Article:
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Hiroshima, Aug 4, 2011: The Soka Gakkai Chugoku Student Peace Committee released on August 4 the results of its 16th annual survey on young people’s attitudes to peace and nuclear weapons in the Hiroshima region, in advance of the August 6 anniversary of the atomic bombing of the city. For the first time, two questions related to nuclear power were included.
The survey was conducted between May 16 and July 3 amongst students from 36 universities in the Chugoku region comprising Hiroshima, Okayama, Shimane, Tottori and Yamaguchi prefectures. A total of 2,324 responses were collected from 3,000 distributed questionnaires. 1,291 of respondents were male and 1,033 female.
In this year’s results, shown in summary here, it was striking that for the first time less than half of the students (47%) responded that the atomic bombing of Hiroshima and Nagasaki was “unacceptable”; 56% of female respondents and just 41% of males. (Q.2) This is 6% less than the 2010 result. 13% responded that it was to some extent justifiable, and 38% had no clear view. However, 69% stated the existence of nuclear weapons is itself unacceptable; 77% of female respondents and 62% of males. (Q.3)
Asked whether there is a possibility that nuclear weapons will be used in war or conflict in the future, 86% answered that this was either a possibility (66%) or was bound to happen (20%). (Q.4) The figure of 86% marks a 9% increase from last year’s results.
To the question “What do you think we should do with Japan’s nuclear power plants?” (Q.6), 49% responded “we should continue as we are,” 32% replied “we should reduce nuclear power,” and 13% said “we should eliminate nuclear power.” 5% felt that nuclear power should be increased. Just over half of the students interviewed think Japan’s dependence on nuclear energy should not be decreased.
related article Education for Human Rights, Disarmament, Sustainability Are Key--SGI President Issues Annual Peace Proposal In his annual peace proposal issued today, Daisaku Ikeda, president of the SGI, urges renewed efforts to promote education for human rights, disarmament and sustainable development. In Ikeda's view, education that focuses on such global issues as peace and elimination of poverty "forms the basis for cooperative efforts to build a sustainable human society, one that we can pass on to future generations." Asked about the relationship between nuclear power and nuclear weapons, 65% responded “there is a possibility” to the question: “Do you think the possibility of nuclear weapons proliferation will increase as a result of promoting nuclear power?” (Q7.)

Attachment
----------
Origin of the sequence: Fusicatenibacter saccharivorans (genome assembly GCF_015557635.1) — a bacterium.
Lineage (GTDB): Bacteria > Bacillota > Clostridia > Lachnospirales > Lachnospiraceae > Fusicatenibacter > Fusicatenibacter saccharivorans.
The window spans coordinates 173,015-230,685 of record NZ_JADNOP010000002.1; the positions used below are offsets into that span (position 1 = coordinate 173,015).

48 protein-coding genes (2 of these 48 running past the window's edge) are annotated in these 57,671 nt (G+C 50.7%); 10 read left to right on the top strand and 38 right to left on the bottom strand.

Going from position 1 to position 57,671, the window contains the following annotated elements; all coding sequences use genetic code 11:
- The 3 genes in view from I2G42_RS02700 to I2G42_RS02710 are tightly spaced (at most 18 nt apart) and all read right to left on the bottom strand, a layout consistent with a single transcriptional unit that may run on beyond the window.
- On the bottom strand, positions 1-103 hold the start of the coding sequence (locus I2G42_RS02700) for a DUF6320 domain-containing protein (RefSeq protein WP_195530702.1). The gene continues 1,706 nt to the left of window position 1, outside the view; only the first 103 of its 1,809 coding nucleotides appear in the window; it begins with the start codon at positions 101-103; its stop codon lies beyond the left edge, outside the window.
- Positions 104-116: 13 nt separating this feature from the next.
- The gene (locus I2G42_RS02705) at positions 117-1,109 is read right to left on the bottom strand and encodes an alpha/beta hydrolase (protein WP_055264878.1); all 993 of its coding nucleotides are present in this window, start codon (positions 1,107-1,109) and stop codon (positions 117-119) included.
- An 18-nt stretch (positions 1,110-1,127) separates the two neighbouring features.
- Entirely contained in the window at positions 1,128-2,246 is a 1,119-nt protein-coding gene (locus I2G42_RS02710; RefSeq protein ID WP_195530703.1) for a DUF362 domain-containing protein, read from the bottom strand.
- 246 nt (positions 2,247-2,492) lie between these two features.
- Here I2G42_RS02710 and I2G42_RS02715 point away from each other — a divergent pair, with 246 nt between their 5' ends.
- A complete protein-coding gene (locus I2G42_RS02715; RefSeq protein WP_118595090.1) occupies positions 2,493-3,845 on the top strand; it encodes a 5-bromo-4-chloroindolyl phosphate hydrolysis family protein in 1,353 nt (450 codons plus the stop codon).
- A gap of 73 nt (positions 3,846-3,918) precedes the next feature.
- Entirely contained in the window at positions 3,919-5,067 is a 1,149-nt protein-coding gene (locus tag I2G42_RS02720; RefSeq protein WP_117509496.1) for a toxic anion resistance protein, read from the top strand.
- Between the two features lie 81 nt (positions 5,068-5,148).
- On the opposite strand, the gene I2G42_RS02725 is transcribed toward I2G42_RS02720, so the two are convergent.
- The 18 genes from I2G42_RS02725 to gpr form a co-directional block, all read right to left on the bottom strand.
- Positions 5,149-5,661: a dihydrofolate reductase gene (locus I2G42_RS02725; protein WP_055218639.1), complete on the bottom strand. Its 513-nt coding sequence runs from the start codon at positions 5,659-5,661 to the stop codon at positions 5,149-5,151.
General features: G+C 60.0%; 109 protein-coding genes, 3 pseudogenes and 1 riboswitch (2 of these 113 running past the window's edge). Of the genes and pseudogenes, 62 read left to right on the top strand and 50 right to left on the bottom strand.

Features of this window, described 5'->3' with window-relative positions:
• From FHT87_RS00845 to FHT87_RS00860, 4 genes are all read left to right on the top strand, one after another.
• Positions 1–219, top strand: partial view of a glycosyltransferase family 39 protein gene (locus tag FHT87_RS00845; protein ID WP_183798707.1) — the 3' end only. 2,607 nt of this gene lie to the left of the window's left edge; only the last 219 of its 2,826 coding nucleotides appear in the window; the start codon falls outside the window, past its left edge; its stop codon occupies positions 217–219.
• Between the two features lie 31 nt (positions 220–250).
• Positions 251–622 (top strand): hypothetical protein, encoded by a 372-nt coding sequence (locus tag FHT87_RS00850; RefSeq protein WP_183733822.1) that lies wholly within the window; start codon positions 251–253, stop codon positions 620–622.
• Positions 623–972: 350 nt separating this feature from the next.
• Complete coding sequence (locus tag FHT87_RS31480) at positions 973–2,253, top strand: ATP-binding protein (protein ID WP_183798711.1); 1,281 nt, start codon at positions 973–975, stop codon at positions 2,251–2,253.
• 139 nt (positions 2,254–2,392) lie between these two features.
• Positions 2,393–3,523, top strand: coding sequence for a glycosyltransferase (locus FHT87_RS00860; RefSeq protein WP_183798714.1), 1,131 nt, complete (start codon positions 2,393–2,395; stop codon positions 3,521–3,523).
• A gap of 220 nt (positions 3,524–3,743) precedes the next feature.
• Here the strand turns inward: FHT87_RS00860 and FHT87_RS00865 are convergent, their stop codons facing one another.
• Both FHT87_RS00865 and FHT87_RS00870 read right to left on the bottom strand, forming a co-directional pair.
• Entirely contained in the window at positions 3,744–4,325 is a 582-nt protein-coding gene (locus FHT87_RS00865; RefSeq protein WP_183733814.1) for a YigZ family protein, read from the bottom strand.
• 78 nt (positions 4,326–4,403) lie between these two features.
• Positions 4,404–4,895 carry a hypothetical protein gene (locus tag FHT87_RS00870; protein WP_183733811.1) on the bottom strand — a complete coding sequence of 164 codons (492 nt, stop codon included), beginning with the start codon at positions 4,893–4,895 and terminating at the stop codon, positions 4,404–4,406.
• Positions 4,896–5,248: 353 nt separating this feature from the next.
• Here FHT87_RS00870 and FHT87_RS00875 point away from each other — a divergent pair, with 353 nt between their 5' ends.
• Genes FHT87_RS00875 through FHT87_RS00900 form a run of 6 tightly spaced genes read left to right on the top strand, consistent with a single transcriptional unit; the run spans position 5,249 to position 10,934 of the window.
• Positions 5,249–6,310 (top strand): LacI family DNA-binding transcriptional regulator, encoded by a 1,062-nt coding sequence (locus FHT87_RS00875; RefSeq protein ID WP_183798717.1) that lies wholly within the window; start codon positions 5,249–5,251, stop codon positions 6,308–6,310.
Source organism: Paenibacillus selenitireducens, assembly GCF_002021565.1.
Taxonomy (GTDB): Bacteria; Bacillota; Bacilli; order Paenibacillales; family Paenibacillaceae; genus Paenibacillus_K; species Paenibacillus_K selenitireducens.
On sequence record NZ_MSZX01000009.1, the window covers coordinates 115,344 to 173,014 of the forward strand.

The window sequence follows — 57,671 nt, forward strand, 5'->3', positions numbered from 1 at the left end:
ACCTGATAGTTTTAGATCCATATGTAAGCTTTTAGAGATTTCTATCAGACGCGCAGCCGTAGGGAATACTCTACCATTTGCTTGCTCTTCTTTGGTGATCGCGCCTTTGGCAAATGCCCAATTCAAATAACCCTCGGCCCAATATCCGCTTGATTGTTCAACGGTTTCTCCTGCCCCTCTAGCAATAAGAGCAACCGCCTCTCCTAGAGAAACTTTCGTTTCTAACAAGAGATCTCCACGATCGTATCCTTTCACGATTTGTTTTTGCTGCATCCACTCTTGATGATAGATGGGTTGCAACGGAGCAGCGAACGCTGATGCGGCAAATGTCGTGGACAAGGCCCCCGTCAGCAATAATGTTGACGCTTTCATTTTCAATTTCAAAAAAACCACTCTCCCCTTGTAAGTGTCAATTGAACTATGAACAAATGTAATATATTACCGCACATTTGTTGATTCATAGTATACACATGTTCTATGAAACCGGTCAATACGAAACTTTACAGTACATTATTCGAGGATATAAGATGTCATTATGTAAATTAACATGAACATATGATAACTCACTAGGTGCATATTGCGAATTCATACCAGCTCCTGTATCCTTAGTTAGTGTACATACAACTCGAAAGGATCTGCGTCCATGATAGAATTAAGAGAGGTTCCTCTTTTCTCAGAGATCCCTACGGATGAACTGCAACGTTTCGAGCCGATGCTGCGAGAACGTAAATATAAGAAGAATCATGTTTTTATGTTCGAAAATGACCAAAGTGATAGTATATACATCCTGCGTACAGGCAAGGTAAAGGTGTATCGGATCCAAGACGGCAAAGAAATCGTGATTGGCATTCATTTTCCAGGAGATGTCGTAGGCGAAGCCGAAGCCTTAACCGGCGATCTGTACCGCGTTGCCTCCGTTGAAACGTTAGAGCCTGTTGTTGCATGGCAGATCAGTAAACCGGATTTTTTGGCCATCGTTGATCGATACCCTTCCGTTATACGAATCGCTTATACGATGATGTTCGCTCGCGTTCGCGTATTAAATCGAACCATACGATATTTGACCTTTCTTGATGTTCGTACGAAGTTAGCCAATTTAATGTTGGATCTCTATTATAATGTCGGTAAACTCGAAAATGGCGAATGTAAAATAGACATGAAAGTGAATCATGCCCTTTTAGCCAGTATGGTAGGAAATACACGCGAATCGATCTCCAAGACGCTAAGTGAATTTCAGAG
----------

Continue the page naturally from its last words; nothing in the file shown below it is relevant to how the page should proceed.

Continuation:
When asked whether it is possible to abolish nuclear weapons, only 11% indicated that they believed it possible. 58% indicated that while abolition is impossible, stopping proliferation is possible.
Concerning taking action to promote peace, 75% said they want to contribute but do not know what to do (83% of female respondents against 68% of males). Overall, 13% responded that there is no point in taking action; 18% among males and 7% among females. (Q.8)
Hideaki Tatekuwa, chair of the Chugoku Student Peace Committee, commented, “This year’s results show a continued decline in awareness and in the levels of hope that nuclear abolition can be achieved. This result will spur us to increase our efforts to raise awareness of the hideous nature of nuclear weapons.”
On August 6 itself, commemorative prayers will be offered at the Soka Gakkai Hiroshima Peace Memorial Hall, followed by a lecture by two survivors of the atomic bombing hosted by the Women’s Peace Committee.
The Soka Gakkai is a lay Buddhist association with over 8 million member households in Japan. The organization has been working toward abolition of nuclear weapons for over 50 years, and in 2007 the Soka Gakkai International (SGI) network around the world launched a grassroots awareness campaign, “The People’s Decade for Nuclear Abolition.” See http://www.peoplesdecade.org/
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